Tom Seals Band: Picnic at the Palace
(Blenheim Palace 22 July. Live review by Alison Bentley)
Now that outdoor gigs are allowed again, going to one felt strangely clandestine. Would Blenheim Palace be transformed into a kind of outdoor speakeasy? The audience was carefully grouped in deckchairs around tables, like islands on the grass outside the palace. The breeze carried the music over the decorative pergolas down to the distant lake.
After several months of not gigging, the Tom Seals Band opened like a horse straight out of the starting gate, full of pent up energy. British singer-pianist Seals is still in his 20s, and had the relaxed confidence of someone who’s been playing constantly since the age of 13. The band plunged straight into their jazz-soul set with a shuffle version of Charles’ Hallelujah I Love Her So. Seals grew up listening to his grandfather’s big band, and he sang with a great sense of swing, his voice as rhythmic as a drumkit. Neatly-placed tenor notes (Harry Green) enhanced the sweet intensity of the voice. Just the Two of Us burst into superb piano gestures and a powerful backbeat (Joel Barford on drums), very Winelight-era Grover Washington. The voice had soul phrasing but a timbre with a gritty hint of contemporary singers like Lewis Capaldi and CeeLo Green. Seals moved between piano and Fender Rhodes sounds, and he used the latter to lay his solo right back into the groove. “Just the four of us, due to social distancing rules,” sang Seals- his bantering with the audience had a friendly Clare Teal-like ease.
A number of his songs were drawn from singer-pianists’ songbooks. The stomping feel of These Are the Days (by Jamie Cullum) leaned heavily on Nick Bayes’ fine electric bass. Seal’s falsetto slides broke out into virtuosically-racing boogie piano and a roaring drum solo. John Cleary’s When You Get Back had a Steely Dan feel, with Harry Green doubling on guitar- some excellent funky single string riffs lifted the groove. Seal’s blues-based keyboard solo mined the blues, with Oscar Peterson-esque flourishes. Three songs became one: a freely sung vocal/piano take on Joel’s New York State of Mind became the intro to A Song for You, some Donny Hathaway phrasing pulling the ballad into a taut rock feel, then Zelada’s The Blues Remain. (The illicit thrill of an audience singing along- safely- in public…)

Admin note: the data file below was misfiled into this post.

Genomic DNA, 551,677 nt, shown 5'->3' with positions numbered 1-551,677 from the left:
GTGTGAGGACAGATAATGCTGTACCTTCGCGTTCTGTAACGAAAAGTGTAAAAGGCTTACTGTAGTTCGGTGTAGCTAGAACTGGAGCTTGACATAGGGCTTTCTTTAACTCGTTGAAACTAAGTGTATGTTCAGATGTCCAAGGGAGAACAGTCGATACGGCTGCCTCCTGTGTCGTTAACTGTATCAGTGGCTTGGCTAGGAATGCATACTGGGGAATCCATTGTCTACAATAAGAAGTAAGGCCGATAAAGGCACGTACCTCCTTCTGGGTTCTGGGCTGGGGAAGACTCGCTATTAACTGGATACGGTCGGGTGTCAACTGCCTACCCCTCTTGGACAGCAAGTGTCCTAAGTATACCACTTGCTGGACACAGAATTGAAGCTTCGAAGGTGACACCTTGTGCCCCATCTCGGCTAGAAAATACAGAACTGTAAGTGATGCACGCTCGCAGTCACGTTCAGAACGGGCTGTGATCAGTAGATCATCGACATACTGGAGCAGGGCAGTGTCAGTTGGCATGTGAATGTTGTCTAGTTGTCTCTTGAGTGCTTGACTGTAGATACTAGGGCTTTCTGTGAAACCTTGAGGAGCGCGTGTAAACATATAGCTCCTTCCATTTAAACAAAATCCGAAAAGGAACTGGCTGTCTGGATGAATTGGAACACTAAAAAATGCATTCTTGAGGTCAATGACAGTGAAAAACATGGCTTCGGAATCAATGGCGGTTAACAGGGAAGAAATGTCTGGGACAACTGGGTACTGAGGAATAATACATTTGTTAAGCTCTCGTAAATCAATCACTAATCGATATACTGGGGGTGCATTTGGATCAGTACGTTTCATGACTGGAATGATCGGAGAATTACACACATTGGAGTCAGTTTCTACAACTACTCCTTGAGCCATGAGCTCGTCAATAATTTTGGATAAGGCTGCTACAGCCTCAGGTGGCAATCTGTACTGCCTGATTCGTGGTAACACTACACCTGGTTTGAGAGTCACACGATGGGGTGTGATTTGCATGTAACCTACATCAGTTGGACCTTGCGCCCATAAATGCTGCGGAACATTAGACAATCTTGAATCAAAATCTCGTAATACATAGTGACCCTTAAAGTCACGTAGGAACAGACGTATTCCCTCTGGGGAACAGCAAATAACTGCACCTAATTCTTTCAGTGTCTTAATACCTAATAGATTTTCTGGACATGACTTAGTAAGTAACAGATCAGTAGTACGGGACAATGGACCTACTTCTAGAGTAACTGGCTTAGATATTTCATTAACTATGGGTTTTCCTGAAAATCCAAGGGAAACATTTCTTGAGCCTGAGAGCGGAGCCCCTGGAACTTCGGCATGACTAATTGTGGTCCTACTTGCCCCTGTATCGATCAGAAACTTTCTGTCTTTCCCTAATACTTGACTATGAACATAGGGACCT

Gregory Porter’s Hey Laura was gentler, over a restrained groove, Bayes’ nifty bass work jumping on certain beats. The mood was touching- Seals played his heart out. BB King’s Let the Good Times Roll saw sparks flying from the keys- Seals talked about how his hero Jools Holland had given advice on playing boogie woogie. Alicia Keys is known for using her classical piano style in her songs, but Seals brought jazz to her If I Ain’t Got You, with slinky Fender Rhodes and a moody guitar solo from Green. More stonking boogie from Sweet Home Chicago got people dancing (at a distance) and left us wanting more. Seals has built up quite a following online during lockdown, but It was good to feel the shared experience of a gig again- with a band that’s so full of energy, skill and love of music.
Support was from the excellent blues-folk-Americana duo, Ric Sanders (violin) and Vo Fletcher (guitar/vocals.)
There’s a variety of outdoor music at Blenheim through most of August. Jazz is every Sunday evening, including Tom Seals on 16 August (BOOKINGS)
Tom’s first single “Black Coffee” is coming out on 1st August on Right Track Records, distributed by Universal Music.
Categories: Live review